Fully two-thirds of women between the ages of 75 and 84 are single, and the current life expectancy for a woman turning 65 today is age 86 [6].  Many of these women outlive their spouses. Having not created their family wealth and, perhaps, not having been involved in family finances, many are left apprehensive and unprepared.

“Bag lady syndrome” — example. Sylvia was referred to a financial planner when she was in a crisis situation. She was 65, and her husband had just suffered a fatal heart attack. She was initially paralyzed with grief, and then, fear. She had no idea what her total assets were worth or where to look to start locating them. The first step was to deal with her immediate concern — whether she had enough to live on. Sylvia’s husband had invested well, but had not kept her in the financial loop, and his investment advisors never involved her in any discussions.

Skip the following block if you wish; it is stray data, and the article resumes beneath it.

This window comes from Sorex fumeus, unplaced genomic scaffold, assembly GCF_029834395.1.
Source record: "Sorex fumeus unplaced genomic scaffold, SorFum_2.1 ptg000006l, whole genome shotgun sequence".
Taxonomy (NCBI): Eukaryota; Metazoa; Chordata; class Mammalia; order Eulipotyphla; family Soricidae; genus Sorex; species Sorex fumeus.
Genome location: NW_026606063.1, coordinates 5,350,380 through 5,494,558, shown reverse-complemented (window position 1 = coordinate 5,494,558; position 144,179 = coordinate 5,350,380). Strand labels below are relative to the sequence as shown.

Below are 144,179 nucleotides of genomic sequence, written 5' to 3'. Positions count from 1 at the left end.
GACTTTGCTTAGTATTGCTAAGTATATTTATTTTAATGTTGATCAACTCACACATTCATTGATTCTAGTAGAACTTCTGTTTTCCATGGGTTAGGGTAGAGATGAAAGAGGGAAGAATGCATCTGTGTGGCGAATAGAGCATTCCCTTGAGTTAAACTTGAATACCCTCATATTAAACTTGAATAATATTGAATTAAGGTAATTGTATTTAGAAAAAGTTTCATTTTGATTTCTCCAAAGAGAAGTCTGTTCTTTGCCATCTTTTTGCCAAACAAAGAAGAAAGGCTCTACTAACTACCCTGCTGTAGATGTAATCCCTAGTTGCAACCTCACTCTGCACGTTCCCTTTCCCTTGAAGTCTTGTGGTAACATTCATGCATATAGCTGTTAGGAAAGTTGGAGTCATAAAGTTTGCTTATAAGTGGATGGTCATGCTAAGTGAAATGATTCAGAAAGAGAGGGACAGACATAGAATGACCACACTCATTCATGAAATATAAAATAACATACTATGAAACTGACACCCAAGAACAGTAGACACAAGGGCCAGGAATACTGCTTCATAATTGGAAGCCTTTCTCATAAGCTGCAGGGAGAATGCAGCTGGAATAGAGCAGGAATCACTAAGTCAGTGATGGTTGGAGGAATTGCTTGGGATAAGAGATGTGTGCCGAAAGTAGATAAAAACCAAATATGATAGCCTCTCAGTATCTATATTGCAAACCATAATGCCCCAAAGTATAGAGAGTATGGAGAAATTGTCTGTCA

When Sylvia needed financial advice, the existing advisor was not called upon to assist, because a relationship had never been established. As mentioned previously, studies show that 70% of widows leave their husbands’ advisors. Too often, when the wealthy spouse is initially the husband, advisors neglect the wife. Understanding the statistical reality regarding the wealth that women are creating and controlling warrants a paradigm shift among advisors. The target audience and potential client base can be significantly expanded by understanding and attending to the subtle differences between how men and women interact. Although there are exceptions to every rule, women generally prioritize a relationship with an advisor over his or her perceived technical competence. Sylvia and Jack’s total net worth was a high eight-figure number. Yet, with the exception of basic wills, they had not done any serious estate planning. Cash flow, however, was not going to be her concern. Sylvia did not fully grasp the relative enormity of resources at her disposal because she was never involved in managing them, and her husband worked until his death, generating substantial earnings. She did not know enough about their finances to realize that he did not have to work.